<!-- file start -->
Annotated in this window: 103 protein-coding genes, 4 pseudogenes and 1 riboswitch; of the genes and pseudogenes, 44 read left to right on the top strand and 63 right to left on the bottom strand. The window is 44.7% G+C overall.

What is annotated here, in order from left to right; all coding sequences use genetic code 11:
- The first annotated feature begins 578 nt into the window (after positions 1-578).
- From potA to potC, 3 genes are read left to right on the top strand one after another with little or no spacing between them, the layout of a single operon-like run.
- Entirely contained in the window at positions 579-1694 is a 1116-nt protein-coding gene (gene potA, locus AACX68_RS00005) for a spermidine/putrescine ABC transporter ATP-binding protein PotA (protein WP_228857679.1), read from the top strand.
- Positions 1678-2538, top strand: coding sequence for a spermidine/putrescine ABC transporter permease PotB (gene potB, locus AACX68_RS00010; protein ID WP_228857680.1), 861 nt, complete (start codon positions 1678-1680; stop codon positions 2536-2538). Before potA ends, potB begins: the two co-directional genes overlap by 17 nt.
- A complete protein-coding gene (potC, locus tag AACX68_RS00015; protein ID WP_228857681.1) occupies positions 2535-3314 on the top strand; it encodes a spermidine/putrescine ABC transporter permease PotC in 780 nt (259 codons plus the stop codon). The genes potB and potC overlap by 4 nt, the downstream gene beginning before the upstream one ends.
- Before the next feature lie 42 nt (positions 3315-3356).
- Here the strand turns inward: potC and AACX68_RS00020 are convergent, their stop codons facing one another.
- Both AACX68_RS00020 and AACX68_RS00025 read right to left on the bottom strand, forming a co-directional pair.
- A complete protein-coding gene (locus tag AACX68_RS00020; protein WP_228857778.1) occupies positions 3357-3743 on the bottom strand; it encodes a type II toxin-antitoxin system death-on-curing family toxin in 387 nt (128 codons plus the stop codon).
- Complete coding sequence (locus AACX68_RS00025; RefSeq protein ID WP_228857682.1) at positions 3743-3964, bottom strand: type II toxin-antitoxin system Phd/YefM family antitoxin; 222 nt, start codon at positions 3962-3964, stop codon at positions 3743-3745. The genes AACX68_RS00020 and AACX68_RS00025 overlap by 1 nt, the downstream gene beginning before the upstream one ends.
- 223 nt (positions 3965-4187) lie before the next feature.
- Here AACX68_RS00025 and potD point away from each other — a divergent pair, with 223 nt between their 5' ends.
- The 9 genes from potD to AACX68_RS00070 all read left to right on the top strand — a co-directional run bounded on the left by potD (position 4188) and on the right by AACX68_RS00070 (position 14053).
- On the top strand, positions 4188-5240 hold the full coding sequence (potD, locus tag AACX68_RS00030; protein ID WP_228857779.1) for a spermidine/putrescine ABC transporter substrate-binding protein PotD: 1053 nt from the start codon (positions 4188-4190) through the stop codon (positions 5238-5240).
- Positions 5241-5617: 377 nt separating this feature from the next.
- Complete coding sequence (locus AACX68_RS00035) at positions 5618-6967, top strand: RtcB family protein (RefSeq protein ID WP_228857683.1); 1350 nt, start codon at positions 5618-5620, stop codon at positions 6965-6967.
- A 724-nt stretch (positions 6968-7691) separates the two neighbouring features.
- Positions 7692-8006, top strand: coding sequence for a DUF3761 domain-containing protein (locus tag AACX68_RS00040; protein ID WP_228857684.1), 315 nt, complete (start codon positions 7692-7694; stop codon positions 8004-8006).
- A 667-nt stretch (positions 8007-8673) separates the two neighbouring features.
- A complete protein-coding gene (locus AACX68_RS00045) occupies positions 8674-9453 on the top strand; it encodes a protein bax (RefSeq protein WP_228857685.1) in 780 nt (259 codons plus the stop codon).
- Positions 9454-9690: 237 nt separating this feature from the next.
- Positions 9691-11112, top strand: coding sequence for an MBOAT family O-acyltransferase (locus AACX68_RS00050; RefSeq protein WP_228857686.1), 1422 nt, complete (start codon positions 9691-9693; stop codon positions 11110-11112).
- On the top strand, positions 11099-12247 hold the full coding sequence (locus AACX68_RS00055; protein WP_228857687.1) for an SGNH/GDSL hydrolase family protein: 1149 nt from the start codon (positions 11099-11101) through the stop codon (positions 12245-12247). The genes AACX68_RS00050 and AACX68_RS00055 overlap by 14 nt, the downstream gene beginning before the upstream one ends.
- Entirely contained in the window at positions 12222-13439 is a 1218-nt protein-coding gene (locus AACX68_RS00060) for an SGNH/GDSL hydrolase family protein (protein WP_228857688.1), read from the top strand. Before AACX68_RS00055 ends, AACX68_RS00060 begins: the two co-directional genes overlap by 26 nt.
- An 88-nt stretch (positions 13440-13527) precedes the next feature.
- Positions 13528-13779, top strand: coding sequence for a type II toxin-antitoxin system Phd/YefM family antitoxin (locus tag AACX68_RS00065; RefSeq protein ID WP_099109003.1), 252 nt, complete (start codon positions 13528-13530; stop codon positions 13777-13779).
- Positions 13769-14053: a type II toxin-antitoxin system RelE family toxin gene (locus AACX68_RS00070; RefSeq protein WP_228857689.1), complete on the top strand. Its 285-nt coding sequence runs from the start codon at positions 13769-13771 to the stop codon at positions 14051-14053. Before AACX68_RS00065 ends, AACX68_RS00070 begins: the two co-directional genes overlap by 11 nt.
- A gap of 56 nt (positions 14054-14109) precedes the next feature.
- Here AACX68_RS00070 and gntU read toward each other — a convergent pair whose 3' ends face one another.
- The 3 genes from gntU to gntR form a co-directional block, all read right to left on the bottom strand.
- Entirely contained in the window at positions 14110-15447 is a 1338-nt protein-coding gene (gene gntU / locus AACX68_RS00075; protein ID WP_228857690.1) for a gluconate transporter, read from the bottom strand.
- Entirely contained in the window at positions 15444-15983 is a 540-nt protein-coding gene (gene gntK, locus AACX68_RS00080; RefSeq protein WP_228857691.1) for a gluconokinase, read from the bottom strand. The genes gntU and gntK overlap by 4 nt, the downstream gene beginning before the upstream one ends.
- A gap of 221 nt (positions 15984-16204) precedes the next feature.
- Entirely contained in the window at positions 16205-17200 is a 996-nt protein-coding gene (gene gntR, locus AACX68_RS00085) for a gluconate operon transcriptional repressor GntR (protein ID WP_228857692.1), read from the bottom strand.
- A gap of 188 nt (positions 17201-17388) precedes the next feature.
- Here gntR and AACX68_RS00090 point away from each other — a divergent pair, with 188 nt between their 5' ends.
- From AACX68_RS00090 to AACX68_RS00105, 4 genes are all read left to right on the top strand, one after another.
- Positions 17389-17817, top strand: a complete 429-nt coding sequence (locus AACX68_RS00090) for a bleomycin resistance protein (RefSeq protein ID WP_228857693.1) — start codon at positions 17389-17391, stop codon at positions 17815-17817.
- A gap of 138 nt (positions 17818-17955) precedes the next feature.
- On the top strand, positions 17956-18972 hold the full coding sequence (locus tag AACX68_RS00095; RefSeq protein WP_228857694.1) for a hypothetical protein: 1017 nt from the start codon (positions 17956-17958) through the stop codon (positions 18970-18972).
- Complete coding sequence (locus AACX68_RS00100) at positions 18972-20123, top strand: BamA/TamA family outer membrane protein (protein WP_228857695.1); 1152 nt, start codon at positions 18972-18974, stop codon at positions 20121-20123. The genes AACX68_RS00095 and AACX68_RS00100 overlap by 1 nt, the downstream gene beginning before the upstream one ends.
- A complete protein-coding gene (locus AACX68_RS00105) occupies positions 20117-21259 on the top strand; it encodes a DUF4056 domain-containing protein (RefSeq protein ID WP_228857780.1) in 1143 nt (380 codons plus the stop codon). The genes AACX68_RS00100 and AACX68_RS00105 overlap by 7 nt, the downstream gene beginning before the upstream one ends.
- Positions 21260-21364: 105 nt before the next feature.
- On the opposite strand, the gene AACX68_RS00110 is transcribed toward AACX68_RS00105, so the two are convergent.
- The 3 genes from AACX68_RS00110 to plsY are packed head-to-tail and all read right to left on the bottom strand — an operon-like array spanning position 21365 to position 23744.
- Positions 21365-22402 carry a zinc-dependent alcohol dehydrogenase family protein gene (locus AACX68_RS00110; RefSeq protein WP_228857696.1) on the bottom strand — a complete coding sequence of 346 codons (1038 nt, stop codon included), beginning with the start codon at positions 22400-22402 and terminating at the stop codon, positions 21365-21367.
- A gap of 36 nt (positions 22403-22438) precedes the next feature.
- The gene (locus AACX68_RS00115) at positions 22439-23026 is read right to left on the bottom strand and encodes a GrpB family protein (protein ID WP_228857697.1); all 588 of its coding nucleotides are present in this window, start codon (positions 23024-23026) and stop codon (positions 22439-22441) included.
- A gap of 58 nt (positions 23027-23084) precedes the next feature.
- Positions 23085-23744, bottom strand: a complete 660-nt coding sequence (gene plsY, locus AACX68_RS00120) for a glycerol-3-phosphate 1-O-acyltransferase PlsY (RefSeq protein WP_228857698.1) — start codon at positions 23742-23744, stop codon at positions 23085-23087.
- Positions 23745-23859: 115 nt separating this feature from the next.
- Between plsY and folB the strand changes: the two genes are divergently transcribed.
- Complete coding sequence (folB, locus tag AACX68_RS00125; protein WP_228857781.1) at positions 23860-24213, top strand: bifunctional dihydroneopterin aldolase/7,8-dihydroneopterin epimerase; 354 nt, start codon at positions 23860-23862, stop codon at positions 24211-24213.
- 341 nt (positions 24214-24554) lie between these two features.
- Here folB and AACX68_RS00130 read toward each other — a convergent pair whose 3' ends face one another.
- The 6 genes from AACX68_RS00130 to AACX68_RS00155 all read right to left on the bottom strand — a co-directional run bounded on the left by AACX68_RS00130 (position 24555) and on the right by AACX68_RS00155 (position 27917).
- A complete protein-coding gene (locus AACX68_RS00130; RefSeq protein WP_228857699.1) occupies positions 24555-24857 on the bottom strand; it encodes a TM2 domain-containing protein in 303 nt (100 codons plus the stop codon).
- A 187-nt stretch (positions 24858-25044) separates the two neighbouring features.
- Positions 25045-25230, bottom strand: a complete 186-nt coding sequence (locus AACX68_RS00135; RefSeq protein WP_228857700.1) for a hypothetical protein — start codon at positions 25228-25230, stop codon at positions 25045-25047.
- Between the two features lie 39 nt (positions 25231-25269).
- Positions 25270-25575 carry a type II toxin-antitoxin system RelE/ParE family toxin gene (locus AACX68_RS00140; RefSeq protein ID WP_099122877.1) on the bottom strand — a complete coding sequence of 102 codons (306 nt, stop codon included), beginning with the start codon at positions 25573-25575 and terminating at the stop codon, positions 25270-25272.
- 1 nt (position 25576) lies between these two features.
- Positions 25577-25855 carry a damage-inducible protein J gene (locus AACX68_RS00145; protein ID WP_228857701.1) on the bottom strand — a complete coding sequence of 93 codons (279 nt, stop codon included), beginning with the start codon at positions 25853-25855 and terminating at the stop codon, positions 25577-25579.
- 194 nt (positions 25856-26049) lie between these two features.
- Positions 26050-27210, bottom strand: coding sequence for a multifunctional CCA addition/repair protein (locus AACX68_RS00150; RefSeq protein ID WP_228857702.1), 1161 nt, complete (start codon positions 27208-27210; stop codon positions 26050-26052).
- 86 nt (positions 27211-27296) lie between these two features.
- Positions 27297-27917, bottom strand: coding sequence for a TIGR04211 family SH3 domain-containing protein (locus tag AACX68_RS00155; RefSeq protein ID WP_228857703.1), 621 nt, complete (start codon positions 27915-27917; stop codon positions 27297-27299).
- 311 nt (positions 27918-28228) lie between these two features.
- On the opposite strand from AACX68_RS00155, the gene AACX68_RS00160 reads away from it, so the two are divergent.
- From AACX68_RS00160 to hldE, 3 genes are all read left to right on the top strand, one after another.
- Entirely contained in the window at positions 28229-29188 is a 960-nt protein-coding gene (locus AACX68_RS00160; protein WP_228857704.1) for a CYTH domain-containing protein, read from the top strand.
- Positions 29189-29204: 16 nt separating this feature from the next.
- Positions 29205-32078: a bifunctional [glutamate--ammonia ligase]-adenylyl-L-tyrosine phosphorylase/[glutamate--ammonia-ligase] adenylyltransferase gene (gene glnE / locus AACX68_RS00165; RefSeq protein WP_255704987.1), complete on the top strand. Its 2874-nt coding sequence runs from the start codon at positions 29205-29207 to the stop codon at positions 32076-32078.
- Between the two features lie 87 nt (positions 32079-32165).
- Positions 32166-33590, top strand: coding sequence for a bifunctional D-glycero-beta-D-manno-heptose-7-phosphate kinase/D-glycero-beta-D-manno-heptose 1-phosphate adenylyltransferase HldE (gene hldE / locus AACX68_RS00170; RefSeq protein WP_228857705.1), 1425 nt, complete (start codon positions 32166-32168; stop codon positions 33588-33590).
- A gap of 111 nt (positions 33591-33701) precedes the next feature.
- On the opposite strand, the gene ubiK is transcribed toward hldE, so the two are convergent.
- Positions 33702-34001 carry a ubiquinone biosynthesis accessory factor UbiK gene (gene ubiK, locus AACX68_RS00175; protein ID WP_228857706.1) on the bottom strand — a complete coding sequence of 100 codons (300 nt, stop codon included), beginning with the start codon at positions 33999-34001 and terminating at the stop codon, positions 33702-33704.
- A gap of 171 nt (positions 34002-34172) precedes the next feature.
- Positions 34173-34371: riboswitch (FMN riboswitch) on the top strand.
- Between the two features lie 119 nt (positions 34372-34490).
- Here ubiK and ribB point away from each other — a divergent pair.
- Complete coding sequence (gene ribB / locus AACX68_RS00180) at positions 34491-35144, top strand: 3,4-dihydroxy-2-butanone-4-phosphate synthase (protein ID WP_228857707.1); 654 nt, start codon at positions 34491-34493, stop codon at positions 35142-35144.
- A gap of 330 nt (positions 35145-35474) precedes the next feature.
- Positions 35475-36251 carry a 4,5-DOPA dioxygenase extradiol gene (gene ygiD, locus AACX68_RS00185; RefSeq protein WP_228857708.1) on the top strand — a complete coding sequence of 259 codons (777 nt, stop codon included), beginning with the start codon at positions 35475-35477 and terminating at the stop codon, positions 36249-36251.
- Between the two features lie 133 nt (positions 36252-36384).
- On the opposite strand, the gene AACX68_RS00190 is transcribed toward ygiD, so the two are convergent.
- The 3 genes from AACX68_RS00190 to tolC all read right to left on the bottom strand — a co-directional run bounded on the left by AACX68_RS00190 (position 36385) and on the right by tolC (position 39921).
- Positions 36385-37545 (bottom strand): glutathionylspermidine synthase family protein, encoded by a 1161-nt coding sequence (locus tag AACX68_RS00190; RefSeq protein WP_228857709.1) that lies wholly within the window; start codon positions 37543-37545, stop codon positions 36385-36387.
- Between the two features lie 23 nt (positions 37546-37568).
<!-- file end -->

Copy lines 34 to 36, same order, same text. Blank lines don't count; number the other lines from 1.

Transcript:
- Entirely contained in the window at positions 15444-15983 is a 540-nt protein-coding gene (gene gntK, locus AACX68_RS00080; RefSeq protein WP_228857691.1) for a gluconokinase, read from the bottom strand. The genes gntU and gntK overlap by 4 nt, the downstream gene beginning before the upstream one ends.
- A gap of 221 nt (positions 15984-16204) precedes the next feature.
- Entirely contained in the window at positions 16205-17200 is a 996-nt protein-coding gene (gene gntR, locus AACX68_RS00085) for a gluconate operon transcriptional repressor GntR (protein ID WP_228857692.1), read from the bottom strand.